Washington State University firmly supports the many international scholars affected by the recent federal action to block new H-1B visas and is working with congressional members and others to advocate on their behalf.
“We’re going to do everything we can as a university to support our international students and scholars during this challenging time,” said Kate Hellmann, director of WSU’s International Student and Scholar Services, part of the Office of International Programs. “WSU values its international community and the many social, cultural and educational contributions they make to the university and our country.”
The international scholars who already have these visas will not be directly impacted, but the university is advising them not to leave the country because they will risk jeopardizing their work status. The suspension of new H-1B visas is expected to last until the end of the year.
Currently, 78 WSU faculty and researchers have these visas, which are designed to allow people with highly specialized skills to work in the United States. Another 55 scholars on H-1B visas are due to start or continue their appointments at WSU this fall. At least two are stuck outside the country, unable to start on campus on their planned date. This latest action compounds the stress on WSU’s international community as many scholars and students also face challenges because of the COVID-19 pandemic.
WSU’s Office of Federal Relations is working to support the university’s H-1B scholars with all of the state’s congressional delegation.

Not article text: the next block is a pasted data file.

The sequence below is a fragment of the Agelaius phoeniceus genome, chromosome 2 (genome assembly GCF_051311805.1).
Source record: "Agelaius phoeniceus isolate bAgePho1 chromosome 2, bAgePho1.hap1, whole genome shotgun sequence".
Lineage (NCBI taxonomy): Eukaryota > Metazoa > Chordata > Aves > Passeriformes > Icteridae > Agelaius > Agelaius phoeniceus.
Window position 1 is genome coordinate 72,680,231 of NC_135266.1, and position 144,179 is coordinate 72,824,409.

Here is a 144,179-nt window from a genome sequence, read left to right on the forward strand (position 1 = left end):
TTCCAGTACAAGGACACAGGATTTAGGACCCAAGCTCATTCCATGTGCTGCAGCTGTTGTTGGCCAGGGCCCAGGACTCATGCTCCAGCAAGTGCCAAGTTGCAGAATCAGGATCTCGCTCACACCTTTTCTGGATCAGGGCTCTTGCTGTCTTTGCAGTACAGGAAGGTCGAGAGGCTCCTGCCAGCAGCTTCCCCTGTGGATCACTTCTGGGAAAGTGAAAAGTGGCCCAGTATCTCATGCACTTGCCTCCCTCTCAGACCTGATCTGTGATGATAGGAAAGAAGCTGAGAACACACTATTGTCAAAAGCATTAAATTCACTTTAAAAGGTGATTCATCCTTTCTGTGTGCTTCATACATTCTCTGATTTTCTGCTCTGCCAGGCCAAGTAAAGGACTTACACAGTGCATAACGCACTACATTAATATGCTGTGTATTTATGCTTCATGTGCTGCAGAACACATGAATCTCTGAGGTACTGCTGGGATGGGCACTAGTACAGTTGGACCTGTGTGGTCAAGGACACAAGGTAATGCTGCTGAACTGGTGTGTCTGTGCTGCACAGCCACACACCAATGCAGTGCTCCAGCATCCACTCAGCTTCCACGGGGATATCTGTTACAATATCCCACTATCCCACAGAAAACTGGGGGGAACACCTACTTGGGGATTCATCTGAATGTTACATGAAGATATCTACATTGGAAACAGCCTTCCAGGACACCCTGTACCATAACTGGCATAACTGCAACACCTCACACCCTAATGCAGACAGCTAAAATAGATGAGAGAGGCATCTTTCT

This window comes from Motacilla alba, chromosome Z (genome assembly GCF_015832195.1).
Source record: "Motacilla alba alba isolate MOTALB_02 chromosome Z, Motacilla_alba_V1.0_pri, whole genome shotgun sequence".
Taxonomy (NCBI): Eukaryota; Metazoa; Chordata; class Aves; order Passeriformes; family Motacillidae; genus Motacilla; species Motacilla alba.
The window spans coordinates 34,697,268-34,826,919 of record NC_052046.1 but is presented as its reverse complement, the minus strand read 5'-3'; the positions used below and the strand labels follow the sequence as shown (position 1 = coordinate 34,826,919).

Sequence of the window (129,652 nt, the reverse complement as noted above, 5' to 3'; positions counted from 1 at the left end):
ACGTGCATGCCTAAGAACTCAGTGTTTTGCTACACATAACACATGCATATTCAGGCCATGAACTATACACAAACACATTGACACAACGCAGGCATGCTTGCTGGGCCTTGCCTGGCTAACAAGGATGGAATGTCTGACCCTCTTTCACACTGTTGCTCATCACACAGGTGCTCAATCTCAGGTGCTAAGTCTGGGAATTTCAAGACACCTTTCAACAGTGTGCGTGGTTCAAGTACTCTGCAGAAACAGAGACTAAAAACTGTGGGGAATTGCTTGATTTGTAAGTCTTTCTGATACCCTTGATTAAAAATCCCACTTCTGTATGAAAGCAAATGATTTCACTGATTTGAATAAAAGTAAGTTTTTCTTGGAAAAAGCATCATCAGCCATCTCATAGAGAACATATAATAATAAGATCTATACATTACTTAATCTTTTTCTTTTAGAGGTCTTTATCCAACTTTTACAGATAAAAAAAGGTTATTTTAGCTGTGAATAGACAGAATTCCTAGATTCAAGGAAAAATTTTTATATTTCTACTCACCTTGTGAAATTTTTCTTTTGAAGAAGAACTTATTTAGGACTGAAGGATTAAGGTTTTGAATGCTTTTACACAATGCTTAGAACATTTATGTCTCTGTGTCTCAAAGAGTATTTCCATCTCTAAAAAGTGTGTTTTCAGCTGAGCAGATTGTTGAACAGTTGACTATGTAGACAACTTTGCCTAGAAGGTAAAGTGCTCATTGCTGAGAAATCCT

“There really is broad, bi-partisan support for our international students and scholars who may utilize H-1B visas,” said Glynda Becker-Fenter, assistant vice president for federal engagement and advocacy. “This office will continue to be a voice for our international community with members of congress, our trade association and industry partners.”
Becker-Fenter added that WSU is also collaborating with many of the university’s industry partners that have a Washington D.C. presence, including Schweitzer Engineering Lab, Microsoft and Amazon, who rely on specialized workers on these visas. The president and chief technology officer of Schweitzer Engineering Lab, whose headquarters are in Pullman, recently wrote a letter to President Trump arguing for the importance of being able to recruit employees with H-1B visas.
“The people who come to the United States on H-1B visas help drive the innovation and economics of the state in many ways,” Hellman said. “They’re highly qualified people and have a great capacity to assist the university and its research efforts. They are also central to our mission to create an inclusive community that supports diversity.”
The recent suspension does not directly impact students and scholars on WSU-sponsored J-1 visas, which allow them to participate in work- and study-based exchange visitor programs, or the Optional Practical Training (OPT) program that allows students with F-1 visas to work from one to three years in their field of study before or after graduating. However, many with these visas face difficult challenges because of COVID-19. Their visas allow them to work only on campus, which has been largely shut down because of the pandemic, and travel restrictions won’t allow them to go back to their home countries.
WSU is working to provide support for the many international scholars and students struggling to get through this challenging time.
Also, International Programs has deployed its International Emergency Fund at ip.wsu.edu/on-campus/support-international-students to collect donations that will help students with basic expenses.
For questions about the H-1B visa restrictions, international scholars can contact email@example.com.
International students with concerns can email firstname.lastname@example.org.